John also explains why futures are preferred to spot commodities – returns:

An equally-weighted portfolio of spot commodities offered [an] annualized return of 2%. Futures perform better.

Futures vs spot returns

There are also the logistical and insurance costs holding physical commodities to consider.

See also:  Irregular Roundup, 13th November 2023

The bottom line is that if you think inflation is here to stay, commodity futures can offer a good hedge.

Pensions dashboard

Rafe Uddin

In the FT, Rafe Uddin reported that the pensions dashboard has been delayed again.

  • The dashboard, which would offer secure access to state, workplace and personal pensions in one place,  was announced in 2016 and was originally due to launch way back in 2019.

But there have been regular delays in collecting data from pension providers (which will come as no surprise to anyone who has had to deal with these firms).

  • Deadlines were revised backwards (by several years) in 2020, and in November 2022, a new date of August 31st 2023 was set for provider compliance.

And now new pensions minister Laura Trott has announced a “reset”, which means a new chairman will be appointed to create a new delivery plan.

Trott said:

More time is needed to deliver this complex build, and for the pensions industry to help facilitate the successful connection of a wide range of different IT systems to the dashboards digital architecture.

The huge consumer benefits of pensions dashboards are yet to be realised, but it is vital that the foundation upon which the dashboards ecosystem is built is safe, secure, and works for both the pensions industry users connecting to it and the end users of the service. While there are issues to work through, we must not lose sight of these benefits.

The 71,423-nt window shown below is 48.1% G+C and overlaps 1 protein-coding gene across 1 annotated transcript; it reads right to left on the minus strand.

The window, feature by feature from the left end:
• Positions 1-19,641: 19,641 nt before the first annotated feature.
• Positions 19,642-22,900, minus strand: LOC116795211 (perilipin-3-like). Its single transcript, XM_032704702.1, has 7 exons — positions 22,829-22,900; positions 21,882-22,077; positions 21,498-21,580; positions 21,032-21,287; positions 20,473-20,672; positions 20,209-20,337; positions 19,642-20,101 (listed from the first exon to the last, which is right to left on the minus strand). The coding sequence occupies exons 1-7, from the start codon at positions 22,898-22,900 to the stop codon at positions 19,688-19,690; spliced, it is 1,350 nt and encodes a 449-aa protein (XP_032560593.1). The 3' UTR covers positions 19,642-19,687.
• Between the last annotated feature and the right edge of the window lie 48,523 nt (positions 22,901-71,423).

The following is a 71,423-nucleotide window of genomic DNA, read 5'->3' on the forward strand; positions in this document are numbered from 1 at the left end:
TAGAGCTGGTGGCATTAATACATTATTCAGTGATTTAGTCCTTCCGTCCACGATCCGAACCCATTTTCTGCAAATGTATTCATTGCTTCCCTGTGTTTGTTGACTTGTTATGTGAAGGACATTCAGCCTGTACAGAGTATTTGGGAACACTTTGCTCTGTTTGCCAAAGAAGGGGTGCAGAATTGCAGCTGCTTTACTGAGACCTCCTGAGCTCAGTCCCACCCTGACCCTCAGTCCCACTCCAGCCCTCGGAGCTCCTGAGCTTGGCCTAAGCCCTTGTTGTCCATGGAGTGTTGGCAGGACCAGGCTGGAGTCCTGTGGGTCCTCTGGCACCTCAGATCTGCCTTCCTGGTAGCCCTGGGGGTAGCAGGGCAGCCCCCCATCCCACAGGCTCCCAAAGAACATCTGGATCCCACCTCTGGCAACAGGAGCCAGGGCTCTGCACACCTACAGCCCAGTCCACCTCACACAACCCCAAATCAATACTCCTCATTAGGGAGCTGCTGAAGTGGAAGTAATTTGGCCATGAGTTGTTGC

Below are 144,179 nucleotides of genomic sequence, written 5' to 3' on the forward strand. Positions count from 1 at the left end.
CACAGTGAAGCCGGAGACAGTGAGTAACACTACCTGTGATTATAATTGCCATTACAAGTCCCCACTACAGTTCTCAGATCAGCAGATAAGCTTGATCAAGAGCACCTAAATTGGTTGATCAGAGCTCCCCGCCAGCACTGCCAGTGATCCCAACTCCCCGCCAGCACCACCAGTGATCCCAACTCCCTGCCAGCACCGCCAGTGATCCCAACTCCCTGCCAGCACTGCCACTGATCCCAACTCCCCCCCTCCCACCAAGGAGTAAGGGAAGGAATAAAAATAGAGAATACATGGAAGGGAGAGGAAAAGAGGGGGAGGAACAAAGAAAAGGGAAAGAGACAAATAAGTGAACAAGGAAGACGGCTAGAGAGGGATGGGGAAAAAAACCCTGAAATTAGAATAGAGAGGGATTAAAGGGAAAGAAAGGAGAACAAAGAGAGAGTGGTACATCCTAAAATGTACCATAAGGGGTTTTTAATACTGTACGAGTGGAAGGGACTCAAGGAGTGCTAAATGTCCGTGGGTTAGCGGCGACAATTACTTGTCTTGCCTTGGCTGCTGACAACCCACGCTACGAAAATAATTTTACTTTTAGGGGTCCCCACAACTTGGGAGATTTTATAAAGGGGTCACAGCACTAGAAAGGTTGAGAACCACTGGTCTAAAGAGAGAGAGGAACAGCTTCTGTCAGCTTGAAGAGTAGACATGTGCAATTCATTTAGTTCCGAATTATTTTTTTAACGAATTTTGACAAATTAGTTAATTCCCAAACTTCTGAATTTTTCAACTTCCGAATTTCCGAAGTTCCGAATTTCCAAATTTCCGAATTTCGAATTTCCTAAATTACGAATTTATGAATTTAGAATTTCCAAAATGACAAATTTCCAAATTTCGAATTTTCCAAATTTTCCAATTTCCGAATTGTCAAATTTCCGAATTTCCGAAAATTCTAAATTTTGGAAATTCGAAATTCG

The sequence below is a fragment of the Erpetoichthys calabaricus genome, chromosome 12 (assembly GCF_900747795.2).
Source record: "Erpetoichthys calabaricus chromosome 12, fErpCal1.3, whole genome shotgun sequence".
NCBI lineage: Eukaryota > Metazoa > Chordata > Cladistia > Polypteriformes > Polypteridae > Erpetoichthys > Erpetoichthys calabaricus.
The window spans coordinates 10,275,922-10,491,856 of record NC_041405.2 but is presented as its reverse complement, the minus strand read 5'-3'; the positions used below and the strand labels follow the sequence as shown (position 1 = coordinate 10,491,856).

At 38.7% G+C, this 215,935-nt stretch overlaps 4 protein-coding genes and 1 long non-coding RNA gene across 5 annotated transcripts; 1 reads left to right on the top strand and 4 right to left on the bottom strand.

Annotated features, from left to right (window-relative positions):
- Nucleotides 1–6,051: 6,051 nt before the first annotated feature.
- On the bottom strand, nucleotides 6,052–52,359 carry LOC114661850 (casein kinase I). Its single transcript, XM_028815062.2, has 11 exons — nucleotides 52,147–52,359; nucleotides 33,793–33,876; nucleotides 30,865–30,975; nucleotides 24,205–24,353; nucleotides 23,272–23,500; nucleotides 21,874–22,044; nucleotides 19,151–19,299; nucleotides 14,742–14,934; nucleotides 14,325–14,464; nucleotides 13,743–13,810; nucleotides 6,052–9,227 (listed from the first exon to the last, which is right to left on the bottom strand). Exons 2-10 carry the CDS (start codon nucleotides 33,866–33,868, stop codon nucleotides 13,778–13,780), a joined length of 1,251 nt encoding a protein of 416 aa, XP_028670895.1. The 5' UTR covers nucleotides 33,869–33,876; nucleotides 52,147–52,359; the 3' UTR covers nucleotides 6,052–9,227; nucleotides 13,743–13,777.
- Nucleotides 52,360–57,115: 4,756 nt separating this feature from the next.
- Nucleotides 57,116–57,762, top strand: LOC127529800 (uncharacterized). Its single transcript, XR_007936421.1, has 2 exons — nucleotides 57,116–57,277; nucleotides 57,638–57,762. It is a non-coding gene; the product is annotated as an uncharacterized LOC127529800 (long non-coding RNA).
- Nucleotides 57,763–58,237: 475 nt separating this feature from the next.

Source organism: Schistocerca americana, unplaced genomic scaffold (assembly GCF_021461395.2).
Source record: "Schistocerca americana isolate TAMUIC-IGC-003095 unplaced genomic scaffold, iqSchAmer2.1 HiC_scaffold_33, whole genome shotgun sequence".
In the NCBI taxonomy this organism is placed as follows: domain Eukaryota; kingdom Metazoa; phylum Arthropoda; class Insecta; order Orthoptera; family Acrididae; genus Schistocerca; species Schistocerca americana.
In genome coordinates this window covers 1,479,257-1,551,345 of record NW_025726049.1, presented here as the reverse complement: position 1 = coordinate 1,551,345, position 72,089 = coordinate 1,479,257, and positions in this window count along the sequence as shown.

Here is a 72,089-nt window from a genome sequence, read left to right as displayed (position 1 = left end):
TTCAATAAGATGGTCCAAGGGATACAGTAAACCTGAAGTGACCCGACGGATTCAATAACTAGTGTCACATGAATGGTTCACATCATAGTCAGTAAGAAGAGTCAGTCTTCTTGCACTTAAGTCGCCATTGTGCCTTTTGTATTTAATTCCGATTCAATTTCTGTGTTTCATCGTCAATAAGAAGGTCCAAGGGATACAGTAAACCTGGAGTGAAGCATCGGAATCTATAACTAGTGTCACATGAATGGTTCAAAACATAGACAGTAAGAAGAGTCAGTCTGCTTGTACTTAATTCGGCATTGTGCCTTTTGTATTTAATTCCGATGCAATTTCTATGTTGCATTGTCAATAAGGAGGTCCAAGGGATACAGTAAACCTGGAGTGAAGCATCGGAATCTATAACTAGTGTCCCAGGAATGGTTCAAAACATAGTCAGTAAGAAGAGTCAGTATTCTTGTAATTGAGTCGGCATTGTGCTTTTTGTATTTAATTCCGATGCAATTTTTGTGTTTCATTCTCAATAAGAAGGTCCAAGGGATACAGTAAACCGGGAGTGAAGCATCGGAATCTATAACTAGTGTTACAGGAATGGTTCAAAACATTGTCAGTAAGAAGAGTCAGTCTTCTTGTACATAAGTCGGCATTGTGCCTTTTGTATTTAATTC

Rocio Concha of Which? commented:

The average person is set to build up an average of 11 different pension pots in their lifetime. The government must commit resources to getting pensions dashboards back on track and set a clear timeline for implementation.

Steve Webb of LCP said:

The end goal of a website where people can see all of their pensions in one place would be of huge value to pension saver. It will help people to find pension pots they have lost track of, and will enable them to rationalise and make best use of the pots that they do have.

The government must ensure that any delay is kept to an absolute minimum. The lack of a firm new timetable will leave industry in limbo and this uncertainty must be resolved as soon as possible.

Many in the pensions industry fear that the dashboard will be quietly abandoned. Rachel Vahey, of AJ Bell, said:

The DWP has torn up the plans for pensions dashboards and has decided to start again. After years of work across the industry and multiple government bodies, this a staggering development and means dashboards are now at risk of being mothballed until the next Parliament, and may never become a reality at all.

For the industry this is frustrating, with countless hours of careful work put into developing dashboards. More importantly, this a huge let down for consumers.


Chris Flood

Also in the FT, Chris Flood reported on Vanguard’s decision to close its UK financial advice function after less than two years of operation.

  • The service, which launched in April 2021, offered advice (plus the underlying fund and platform fees) for an all-in cost of 0.79% on a minimum of £50K of assets (ie. a minimum fee of £395 pa) within a Vanguard ISA or SIPP.

The goal was to sign-up millions of investors, but there are “only” 485K customers on the Vanguard platform, and most of these have probably ignored the advice offered.

  • So the service will close on May 31st. Clients will be refunded all of their advice fees and will have the choice to either switch to the non-advised platform or move to another adviser.
See also:  Weekly Roundup, 18th March 2015